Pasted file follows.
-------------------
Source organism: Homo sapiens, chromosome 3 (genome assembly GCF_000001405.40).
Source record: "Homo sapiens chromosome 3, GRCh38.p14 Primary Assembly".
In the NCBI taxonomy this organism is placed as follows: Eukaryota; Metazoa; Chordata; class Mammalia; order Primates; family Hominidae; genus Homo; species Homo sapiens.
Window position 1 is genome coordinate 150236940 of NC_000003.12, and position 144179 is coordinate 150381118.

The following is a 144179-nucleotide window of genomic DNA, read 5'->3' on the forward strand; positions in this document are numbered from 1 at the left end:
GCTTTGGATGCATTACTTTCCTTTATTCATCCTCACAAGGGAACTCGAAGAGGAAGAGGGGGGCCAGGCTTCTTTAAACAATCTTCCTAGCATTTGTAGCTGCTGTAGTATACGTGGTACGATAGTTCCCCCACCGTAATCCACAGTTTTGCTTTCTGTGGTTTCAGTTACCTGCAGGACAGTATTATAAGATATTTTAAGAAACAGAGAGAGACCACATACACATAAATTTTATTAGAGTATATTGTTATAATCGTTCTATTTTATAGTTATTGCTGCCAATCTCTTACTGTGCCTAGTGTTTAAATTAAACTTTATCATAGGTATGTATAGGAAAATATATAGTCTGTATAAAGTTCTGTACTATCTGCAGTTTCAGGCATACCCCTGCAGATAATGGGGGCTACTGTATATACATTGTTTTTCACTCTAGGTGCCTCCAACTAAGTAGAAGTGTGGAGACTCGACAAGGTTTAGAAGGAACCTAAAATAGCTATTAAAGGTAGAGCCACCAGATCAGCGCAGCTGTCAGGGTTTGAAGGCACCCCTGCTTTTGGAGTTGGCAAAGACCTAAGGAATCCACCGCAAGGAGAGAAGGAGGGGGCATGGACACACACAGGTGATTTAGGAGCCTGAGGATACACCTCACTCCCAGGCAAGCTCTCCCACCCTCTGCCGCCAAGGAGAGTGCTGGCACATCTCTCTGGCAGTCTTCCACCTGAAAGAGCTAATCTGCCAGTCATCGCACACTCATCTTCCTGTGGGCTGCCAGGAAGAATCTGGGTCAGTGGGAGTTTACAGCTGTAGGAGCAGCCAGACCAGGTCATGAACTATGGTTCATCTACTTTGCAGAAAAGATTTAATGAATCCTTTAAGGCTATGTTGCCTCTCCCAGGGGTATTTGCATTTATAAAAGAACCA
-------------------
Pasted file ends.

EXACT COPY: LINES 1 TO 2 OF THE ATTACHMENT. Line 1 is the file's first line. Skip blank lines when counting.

Source organism: Homo sapiens, chromosome 3 (genome assembly GCF_000001405.40).
Source record: "Homo sapiens chromosome 3, GRCh38.p14 Primary Assembly".